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Doug Bolton, the founder of the blog, Signs of Hope, which is at www.dailysignsofhope.com, has written a new book, “Signs of Hope for the Military: In and Out of the Trenches of Life.” It will be reaching out the many military and veterans who may be battling anxiety, fear, depression, addictions, rejections, and the many other usual suspects. There are 22 military connected suicides every day. That is almost one every hour. Doug wants to help stop those statistics. Doug sent off his mini proposal to an agent who is very interested in his concept. We will update you when we hear more.
Sorry… it has been a while since I last posted. been some illnesses, other commitments, etc.
Things are happening with my new book, “Signs of Hope for the Military: In and Out of the Trenches of Life.”
On my blog http://www.dailysignsofhope.com. People have been coming in by the thousands to read my excerpts of interviews I have done with veterans. I had one high day of 5,879 hits in one day.
That tells me people are interested in anything that supports our military. I am blessed to be a veteran, and through my interviews I can see that we need to reach out to anyone who is a veteran. As I mentioned in the introduction section, there are 22 veteran suicides a day!
That is not acceptable. I will share here some a couple of the interviews I had with you here, and you can go to my blog at: http://www.dailysignsofhope.com to see others.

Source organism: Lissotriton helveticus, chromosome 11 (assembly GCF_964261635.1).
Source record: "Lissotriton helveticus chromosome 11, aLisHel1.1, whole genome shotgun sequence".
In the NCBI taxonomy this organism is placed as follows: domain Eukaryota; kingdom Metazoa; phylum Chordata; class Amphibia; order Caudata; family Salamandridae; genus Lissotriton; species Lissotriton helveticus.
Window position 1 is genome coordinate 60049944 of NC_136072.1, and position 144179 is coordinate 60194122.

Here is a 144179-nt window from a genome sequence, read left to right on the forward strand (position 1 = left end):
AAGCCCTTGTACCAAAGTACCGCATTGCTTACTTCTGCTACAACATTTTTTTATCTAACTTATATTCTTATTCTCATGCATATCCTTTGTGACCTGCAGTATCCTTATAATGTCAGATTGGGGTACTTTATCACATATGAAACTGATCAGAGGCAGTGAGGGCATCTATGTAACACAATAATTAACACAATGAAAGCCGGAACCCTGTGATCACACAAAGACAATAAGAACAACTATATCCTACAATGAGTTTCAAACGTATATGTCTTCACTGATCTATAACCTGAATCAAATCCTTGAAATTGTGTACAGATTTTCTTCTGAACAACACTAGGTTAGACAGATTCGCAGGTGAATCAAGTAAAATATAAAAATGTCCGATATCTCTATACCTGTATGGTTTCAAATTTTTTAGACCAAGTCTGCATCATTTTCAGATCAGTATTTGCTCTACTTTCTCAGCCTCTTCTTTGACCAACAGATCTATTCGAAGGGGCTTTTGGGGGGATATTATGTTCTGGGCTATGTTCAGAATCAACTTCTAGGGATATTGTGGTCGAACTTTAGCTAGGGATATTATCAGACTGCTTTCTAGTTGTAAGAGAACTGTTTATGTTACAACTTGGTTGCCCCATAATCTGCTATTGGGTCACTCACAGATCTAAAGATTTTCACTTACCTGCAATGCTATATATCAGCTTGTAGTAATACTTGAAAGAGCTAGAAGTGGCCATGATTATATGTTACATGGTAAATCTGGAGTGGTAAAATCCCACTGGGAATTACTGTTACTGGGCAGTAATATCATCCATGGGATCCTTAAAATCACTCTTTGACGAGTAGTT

One interview I had was with a WWII veteran. He wasn’t too excited to talk about his time during the war, but he did share this:
Me- “What unit were you attached to?” Veteran- ” I was part of the tank Corp.” Me- “What was the worst moment you had during that time?” Veteran- ” We were stopped to look out over a field ahead of us. We had the top open. A Japanese soldier dropped a grenade on us, and it killed my best friend to my side, and all of the rest of us were wounded.”
This veteran received to Purple Heart, and a Medal of Honor. It was difficult for me to go through the interview with this man. The reason was, he was my Uncle. I had known him from me birth, but didn’t know this story until the interview.
Another WWII veteran I spoke to is still alive today. He is ninety-two years old:
Me- “What branch of the Army were you in?” Veteran- “The infantry.” Me- “What was you worst moments during that time?” Veteran- “During a battle, I was wounded. I had to lay on the battle field pretending I was dead while the German soldiers came through to check the bodies.”
This Veteran also nearly broke my heart, because he also is my Uncle, and I didn’t know his story until I interviewed him.
Those are very shortened versions of the two interviews I had with these men. I also had interviews with a WWII nurse, three Vietnam military, and a couple Iraq and Afghanistan veterans. I am searching for more interviews, so if you are a veteran and are open to talking to me about your experience, leave a comment below and I will get back to you. No one has to have their name mentioned in the book.
One last plea is that you never, ever, give up!